This mineral oil RTX 3090 GPU setup shows crypto mining is still out of control

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Crypto currency is booming. In the past few months, there has been a huge focus on the likes of Bitcoin, Ethereum and Dogecoin from investors and crypto miners alike.

For those intending on mining crypto currency, a pretty beefy setup is required. Mining needs processing power, which can be found in graphics cards from NVIDIA and AMD, for example.

As a result, AMD and NVIDIA have been overwhelmed by the demand for their GPUs. With more miners and scalpers attempting to purchase the latest GPUs, few PC gamers are receiving these products - which NVIDIA views as a problem.

While we've seen massive crypto mining farms in the past, miners are still coming up with innovative methods for mining - and this latest report is an example of that.

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Mineral oil cooled crypto mining

As first reported by NotebookCheck, the Twitter account @I_Leak_VN recently shared footage of a eight-piece NVIDIA GeForce RTX 3090 crypto mining setup - cooled by mineral oil.

Mineral oil cooling is a pretty expensive and time-consuming method of cooling, but it can prove effective in extending the lifespan of GPUs - a key consideration for crypto miners. The oil is non-conductive, meaning it behaves differently than water and will not damage the GPUs. Heat from the PC is transferred into the mineral oil for much faster, and more effective cooling than an air-based system.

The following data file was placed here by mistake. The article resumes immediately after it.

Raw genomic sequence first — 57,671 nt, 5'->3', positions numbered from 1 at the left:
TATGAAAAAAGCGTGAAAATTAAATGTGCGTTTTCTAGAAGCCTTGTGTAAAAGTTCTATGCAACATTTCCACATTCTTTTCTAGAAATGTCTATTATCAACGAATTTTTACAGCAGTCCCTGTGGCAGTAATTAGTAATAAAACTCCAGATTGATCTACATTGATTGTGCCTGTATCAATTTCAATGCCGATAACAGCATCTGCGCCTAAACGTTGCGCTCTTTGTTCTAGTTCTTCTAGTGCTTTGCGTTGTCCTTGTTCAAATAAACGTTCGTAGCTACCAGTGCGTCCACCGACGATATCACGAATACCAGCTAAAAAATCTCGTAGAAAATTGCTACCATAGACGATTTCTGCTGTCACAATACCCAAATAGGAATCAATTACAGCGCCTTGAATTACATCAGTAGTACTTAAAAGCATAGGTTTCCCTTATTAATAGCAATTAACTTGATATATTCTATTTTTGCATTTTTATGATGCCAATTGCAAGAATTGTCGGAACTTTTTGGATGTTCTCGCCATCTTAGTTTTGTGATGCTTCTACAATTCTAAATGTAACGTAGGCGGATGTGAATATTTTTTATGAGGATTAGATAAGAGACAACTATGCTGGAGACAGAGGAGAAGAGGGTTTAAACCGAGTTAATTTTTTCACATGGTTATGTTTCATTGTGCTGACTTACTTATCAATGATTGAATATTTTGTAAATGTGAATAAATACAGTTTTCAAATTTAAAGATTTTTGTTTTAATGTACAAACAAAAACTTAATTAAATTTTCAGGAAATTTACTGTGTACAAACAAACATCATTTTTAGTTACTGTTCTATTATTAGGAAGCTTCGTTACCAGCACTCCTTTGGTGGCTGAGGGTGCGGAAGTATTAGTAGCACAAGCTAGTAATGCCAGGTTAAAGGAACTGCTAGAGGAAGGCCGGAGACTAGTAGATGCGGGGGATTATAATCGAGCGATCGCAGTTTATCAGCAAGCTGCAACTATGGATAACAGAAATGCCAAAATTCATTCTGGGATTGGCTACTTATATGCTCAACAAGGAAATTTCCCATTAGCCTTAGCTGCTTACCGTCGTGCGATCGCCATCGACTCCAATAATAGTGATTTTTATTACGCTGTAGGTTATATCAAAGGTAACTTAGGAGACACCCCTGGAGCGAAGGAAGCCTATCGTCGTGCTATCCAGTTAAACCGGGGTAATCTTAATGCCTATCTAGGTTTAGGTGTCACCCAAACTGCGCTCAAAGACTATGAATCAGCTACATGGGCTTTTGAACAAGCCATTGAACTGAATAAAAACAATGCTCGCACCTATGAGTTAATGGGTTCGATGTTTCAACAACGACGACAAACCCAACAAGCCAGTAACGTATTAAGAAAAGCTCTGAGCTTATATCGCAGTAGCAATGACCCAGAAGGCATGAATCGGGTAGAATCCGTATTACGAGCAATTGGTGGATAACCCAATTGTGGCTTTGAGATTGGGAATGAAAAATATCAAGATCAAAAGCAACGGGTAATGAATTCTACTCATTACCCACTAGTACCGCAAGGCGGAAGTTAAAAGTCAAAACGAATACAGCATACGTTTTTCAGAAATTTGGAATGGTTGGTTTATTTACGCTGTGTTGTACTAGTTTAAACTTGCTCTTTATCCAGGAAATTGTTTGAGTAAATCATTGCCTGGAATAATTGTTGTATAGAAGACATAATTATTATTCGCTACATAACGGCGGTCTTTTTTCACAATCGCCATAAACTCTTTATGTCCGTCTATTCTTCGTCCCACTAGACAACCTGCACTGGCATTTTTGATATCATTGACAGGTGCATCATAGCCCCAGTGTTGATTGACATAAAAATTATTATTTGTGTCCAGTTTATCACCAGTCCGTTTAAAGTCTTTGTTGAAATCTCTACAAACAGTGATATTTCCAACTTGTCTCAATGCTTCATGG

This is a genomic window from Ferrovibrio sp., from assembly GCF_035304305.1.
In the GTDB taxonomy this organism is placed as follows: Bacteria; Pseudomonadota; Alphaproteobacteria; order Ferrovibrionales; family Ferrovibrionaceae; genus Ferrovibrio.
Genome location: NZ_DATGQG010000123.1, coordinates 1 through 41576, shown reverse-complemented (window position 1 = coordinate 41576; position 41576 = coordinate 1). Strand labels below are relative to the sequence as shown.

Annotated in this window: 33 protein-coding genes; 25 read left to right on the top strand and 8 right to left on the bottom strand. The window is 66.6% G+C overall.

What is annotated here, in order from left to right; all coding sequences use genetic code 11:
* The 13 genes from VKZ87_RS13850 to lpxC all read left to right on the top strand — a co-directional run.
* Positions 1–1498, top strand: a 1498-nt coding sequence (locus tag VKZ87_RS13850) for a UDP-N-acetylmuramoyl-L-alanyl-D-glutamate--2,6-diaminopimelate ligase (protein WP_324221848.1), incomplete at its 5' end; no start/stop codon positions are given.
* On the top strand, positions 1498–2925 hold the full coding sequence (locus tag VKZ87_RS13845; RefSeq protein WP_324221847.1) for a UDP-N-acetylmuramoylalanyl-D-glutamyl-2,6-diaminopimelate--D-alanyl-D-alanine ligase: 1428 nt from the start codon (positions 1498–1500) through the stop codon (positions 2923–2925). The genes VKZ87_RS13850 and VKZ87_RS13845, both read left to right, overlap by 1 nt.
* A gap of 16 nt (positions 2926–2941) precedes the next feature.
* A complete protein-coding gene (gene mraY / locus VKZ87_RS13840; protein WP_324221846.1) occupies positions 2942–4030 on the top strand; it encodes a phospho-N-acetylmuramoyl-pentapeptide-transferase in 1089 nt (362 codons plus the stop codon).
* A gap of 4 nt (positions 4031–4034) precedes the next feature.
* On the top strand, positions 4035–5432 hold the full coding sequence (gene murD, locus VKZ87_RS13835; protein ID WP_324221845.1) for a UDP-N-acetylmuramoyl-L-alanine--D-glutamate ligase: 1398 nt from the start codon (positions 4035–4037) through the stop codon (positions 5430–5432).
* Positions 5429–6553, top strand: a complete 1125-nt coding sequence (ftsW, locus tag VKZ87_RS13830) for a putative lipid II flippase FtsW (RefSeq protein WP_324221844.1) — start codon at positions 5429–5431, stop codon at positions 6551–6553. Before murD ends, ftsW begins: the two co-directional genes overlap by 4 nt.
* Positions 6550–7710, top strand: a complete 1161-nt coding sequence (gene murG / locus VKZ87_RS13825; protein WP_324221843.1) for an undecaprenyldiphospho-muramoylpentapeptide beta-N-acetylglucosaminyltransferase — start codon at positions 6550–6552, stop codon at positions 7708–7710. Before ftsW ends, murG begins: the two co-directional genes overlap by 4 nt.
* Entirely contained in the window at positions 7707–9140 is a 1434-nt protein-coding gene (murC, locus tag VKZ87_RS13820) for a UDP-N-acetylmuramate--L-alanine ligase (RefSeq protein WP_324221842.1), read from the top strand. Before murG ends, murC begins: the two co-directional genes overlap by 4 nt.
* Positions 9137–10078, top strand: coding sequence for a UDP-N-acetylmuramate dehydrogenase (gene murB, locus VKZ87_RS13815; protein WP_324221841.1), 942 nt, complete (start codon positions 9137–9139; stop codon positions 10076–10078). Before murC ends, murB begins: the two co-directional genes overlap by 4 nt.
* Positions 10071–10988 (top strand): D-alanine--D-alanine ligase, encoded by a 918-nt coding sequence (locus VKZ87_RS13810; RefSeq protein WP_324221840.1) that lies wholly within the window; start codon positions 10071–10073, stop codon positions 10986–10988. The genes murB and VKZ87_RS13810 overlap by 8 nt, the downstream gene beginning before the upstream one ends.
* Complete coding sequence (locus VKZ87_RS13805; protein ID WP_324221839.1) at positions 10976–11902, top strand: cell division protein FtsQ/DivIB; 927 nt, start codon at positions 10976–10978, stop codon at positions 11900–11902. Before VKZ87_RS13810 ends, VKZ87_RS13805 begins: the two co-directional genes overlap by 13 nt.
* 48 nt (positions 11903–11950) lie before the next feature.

There are still problems with oil cooling, however. Disposing of the oil can be a difficult task, and there is still a slight chance that the oil can damage the components.

In terms of comparing this to a normal mining farm, the video's low quality means the exact results (such as the hash rate) aren't clear. There is still a slight chance the video might not be real, but given that this would require somebody to risk eight RTX 3090's to do (approximately $12,000 worth of equipment), we'd expect this to be real.

What's next for crypto mining?

As fun as it may be to see a mineral oil-based mining farm in action, NVIDIA is not exactly enthused by the use of its graphics cards in crypto mining.

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As a result, the company has imposed hash rate limits on its recent RTX 3060 GPU, crippling the efficiency of Ethereum mining when using the card. While NVIDIA has stated these restrictions will not be retroactively imposed on the older cards in the RTX 30 Series, rumours suggest hash rate limits may be the standard in upcoming GPUs.

Alongside these restrictions, NVIDIA has announced a range of crypto mining processors - the NVIDIA CMP. These processors are designed specifically for mining, and will not include display outputs to increase efficiency. The CMP 30HX is slated for launch before the end of the month. AMD is also rumoured to be creating a similar product.

READ MORE: No, the RTX 3060’s crypto mining limits haven’t been hacked